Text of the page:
This information is accurate as of the fellowship year indicated for each fellow.
Marwa Elshakry is an assistant professor at Harvard University, where she teaches science in cross-cultural contexts, with a special focus on science, religion, and empire in the nineteenth and twentieth centuries. Her research interests involve the relationships among Islam, science, and modern imperialism in the Middle East in particular.
Elshakry is at work on “Darwinian Conversions: Science and Religion in the Arab Eastern Mediterranean, 1850–1950.” In it, she questions current ideas about Islam, science, and secularism by exploring ways in which Muslim thinkers in Egypt and the Levant approached Western science after Darwin. Widely translated and discussed in the emerging Arab press at the time, Darwin’s writings served as a catalyst for debates on religion, social and cultural advancement, and political struggle. In this way, Darwinism helped to alter the social and epistemological landscape of the Arab learned classes and, ultimately, to reshape ideas about the relationship of religion to the state and society. El Shakry is also the author of The Gospel of Science and American Evangelism in Late Ottoman Beirut (forthcoming from Past and Present).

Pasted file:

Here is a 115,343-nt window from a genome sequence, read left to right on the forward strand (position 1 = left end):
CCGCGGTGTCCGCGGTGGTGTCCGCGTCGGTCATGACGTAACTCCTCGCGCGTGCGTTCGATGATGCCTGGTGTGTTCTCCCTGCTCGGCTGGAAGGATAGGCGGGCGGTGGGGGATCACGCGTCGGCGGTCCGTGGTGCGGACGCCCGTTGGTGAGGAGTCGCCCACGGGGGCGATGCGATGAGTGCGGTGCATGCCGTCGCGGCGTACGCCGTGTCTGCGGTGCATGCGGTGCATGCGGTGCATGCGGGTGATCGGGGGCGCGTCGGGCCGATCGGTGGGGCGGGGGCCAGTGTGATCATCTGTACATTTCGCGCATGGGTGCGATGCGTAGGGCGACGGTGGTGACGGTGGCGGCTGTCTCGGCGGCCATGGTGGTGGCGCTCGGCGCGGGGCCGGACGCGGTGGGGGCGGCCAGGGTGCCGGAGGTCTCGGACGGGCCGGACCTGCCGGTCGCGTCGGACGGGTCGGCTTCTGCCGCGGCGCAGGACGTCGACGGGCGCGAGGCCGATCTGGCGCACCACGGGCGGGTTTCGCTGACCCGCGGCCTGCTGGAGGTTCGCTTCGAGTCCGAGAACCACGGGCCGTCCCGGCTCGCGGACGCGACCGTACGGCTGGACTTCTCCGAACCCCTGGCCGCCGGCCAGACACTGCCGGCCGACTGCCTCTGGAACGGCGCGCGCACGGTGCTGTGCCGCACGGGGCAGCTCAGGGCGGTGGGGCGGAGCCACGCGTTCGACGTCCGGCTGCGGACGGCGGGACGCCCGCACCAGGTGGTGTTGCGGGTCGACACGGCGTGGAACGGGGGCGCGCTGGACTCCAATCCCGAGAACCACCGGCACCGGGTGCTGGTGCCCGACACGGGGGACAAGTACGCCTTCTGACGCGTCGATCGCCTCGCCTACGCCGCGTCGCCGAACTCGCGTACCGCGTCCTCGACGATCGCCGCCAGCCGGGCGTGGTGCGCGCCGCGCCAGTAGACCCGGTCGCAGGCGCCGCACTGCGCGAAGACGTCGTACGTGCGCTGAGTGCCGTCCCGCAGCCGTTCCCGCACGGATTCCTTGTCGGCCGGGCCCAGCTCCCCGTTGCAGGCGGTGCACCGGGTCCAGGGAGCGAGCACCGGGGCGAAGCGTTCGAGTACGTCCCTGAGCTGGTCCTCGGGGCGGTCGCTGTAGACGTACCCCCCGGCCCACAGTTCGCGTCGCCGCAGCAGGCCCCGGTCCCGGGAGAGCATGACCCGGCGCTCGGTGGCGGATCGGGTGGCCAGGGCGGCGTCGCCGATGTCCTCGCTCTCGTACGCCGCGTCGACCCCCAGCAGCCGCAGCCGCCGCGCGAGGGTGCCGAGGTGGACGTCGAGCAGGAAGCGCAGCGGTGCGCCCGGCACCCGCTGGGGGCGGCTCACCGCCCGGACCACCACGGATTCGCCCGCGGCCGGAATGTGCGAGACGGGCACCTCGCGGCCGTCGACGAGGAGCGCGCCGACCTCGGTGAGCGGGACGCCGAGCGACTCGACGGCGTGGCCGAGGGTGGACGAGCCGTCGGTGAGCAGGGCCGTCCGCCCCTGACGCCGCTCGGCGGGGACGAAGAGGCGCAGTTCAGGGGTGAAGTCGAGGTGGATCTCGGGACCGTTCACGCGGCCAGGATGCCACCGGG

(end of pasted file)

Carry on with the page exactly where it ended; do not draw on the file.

Elshakry received her doctoral degree from Princeton University in 2003, having conducted research under the auspices of the American Research Center in Egypt and the Social Science Research Council, and has since been the recipient of the Sultan’s Postdoctoral Fellowship at the University of California at Berkeley (2003), a British Academy Fellowship (2004), and a Carnegie Scholars Award (2006).